JT: The EP was very much a product of spontaneity. We got in a room, cranked out some riffs and molded them into songs. The only thing we knew was that we wanted the music to be aggressive. With our next record there will be much more premeditation. We are approaching the writing and album structure like a film script. We hope the outcome will result in a collection of songs that peak and valley in all the right places.


MYE: Old Gods is tied to Detroit and I wanted to know if you could talk a bit about that city and how it colored the project in anyway or discuss the evolution of the underground music scene there, from what your experience? You’ve played in a number of bands and I wondered how you first got inspired by “the scene”?

JT: I started going to shows in the mid-90’s and at that time Detroit had a great hardcore and punk scene. Growing up in a very small suburban city didn’t exactly provide an environment of like-minded individuals, but in retrospect, this is a good thing. It taught me to look past the boundaries of my town and get out the shows going on downtown and then Chicago and then out to New York and so on and so on.

MYE: How often do you plan on releasing or gigging with Old Gods considering you are a busy guy? It’d be cool if this project kept going and got some legs. Do you really watch lots of “Snuff Reels”?

JT: Old Gods is not a side project. It is very much a band that will play as much as possible and release music as frequently as it can. We have several shows coming in Dec. and Jan. (including a record release show for a Black Flag tribute 7 inch we contributed to) and we’re working on a full-length record. And I wouldn’t say I watch a lot of Snuff Reels, but the film from which that song takes its name has definitely been difficult to forget.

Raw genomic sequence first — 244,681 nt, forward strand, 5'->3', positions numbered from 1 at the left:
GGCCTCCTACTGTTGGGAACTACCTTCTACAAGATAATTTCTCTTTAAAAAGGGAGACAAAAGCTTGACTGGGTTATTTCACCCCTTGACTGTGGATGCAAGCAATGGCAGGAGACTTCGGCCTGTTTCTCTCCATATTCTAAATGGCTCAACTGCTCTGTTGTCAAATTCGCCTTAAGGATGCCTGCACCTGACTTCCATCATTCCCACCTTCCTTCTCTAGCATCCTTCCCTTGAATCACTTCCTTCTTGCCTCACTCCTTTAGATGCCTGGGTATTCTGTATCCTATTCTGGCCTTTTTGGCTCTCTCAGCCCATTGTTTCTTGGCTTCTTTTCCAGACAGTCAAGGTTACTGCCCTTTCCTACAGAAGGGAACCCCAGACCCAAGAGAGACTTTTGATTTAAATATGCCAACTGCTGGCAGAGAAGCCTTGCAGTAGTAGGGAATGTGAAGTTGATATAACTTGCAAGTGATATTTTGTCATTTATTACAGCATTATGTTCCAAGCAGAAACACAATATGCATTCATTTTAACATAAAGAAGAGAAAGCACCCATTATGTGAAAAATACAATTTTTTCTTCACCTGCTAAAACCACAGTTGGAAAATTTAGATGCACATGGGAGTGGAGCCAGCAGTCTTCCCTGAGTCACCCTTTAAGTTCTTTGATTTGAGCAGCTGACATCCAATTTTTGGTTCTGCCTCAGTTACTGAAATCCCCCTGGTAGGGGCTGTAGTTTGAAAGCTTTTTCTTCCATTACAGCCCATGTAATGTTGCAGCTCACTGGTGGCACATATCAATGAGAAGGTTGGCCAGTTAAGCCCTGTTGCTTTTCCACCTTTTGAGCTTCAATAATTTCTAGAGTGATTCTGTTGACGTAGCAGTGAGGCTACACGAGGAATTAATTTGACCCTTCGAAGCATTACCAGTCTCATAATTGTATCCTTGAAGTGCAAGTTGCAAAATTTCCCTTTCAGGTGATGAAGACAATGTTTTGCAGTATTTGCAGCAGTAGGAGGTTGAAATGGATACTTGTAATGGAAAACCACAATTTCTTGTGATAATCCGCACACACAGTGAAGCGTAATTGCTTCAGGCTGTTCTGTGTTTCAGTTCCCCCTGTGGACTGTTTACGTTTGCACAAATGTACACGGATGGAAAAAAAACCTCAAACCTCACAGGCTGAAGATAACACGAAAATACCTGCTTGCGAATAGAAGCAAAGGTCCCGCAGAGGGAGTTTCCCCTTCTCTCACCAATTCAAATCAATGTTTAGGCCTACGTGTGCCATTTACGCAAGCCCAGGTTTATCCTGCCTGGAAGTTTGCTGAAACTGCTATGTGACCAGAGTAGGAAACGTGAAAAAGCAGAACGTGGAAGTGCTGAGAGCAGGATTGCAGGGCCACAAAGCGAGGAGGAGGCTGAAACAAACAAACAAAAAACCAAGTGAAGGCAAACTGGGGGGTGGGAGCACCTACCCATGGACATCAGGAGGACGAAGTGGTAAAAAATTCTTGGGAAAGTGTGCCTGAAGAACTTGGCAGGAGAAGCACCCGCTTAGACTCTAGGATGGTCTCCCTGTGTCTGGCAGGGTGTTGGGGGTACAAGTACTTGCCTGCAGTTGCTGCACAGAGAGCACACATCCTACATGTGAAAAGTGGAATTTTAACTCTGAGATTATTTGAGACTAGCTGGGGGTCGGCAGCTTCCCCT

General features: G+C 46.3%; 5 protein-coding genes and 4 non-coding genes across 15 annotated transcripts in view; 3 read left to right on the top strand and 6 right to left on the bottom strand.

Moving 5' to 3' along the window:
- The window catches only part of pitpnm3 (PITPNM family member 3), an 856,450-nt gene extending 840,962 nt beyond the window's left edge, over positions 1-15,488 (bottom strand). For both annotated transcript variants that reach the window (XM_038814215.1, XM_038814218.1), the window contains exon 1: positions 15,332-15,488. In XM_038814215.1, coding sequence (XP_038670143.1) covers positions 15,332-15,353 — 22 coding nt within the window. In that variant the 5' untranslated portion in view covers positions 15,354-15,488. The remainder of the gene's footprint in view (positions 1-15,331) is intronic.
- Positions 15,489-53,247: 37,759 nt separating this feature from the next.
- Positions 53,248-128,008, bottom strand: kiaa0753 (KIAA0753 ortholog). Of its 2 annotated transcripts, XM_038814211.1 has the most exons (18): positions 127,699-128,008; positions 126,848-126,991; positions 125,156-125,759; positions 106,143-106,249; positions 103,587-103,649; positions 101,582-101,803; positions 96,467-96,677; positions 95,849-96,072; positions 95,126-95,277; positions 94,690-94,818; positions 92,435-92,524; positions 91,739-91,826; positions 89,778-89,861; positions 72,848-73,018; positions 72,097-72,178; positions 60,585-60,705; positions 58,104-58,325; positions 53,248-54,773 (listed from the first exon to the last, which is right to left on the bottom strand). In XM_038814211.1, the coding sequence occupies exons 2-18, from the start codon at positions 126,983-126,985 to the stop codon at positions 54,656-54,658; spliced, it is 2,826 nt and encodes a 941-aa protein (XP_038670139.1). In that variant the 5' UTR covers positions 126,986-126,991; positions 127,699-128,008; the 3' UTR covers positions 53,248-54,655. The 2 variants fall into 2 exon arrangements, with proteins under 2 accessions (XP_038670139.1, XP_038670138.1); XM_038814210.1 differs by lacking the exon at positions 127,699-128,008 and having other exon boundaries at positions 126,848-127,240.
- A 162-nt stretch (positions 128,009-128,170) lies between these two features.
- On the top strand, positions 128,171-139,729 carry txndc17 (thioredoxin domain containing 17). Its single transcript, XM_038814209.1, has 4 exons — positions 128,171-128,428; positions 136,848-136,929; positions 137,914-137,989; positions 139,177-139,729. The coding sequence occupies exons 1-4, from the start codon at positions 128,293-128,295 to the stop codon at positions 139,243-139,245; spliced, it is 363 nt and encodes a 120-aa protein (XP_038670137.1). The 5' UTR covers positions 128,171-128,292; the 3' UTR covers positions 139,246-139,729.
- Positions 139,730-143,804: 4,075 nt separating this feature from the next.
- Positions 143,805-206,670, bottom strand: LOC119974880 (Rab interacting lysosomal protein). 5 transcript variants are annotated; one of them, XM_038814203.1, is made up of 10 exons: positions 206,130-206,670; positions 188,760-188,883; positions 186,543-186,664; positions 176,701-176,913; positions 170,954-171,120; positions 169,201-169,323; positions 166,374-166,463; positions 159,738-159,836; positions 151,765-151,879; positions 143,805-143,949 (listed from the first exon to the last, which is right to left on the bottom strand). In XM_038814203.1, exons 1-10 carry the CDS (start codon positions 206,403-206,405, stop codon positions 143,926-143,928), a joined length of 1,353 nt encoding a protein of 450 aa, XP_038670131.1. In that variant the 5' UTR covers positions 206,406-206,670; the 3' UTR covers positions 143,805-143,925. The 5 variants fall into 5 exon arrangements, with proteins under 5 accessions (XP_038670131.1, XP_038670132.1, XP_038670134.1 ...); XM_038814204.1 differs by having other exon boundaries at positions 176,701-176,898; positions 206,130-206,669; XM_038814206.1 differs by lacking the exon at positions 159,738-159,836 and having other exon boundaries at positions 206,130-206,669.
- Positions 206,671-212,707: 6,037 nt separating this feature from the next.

MYE: On a side note, on “Option Paralysis” your other band The Dillinger Escape Plan addressed the topic of cultural stagnation and technology replacing or dulling down real experience. I was thinking about how growing up in the punk scene people used to go to more shows or be more engaged. It has been really refreshing for me to see Occupy Wall Street show a lot of “engaged youth” either using technology to spread a message with depth or actually get out and be active for what they believe. Just wondering your personal thoughts on this matter. Also was wondering how the recent shows with Mastodon you did went?

JT: The Mastodon tour was amazing. We’re all dudes who came from the same scene, but have risen beyond its limitations. Musically we’re different, but we share the same positive mentality and love getting to do what we do every night.

I can’t really say that I have an opinion about the occupy movement. Whether it’s my blissful ignorance or the media doing a great job of not publicizing their actions, the result is that I’m unclear as to what they stand for. I’m not really a political guy. I make music and that is my concern.

MYE: Have you had to embrace vocal remedies as a result of your new penchant for screaming? I recommend a nice Earl Gray with honey and lemon or just mix cayenne with Jack Daniels! Or does it not matter if you lose your voice in Old Gods?

JT: I’ve been screaming in bands for years. You get used to it.

MYE: Lastly, what were some of your favorite things about 2011 in music or your life and travels and what are you looking forward to about the coming Mayan Universal purge in 2012?

JT: If film has taught me anything it’s that the Mayan Universal Purge will be a rollercoaster ride of adventure. However, when it fails to happen I look forward to the next crackpot theory.

Live Jeff Photo by Paul Kelley.

XXX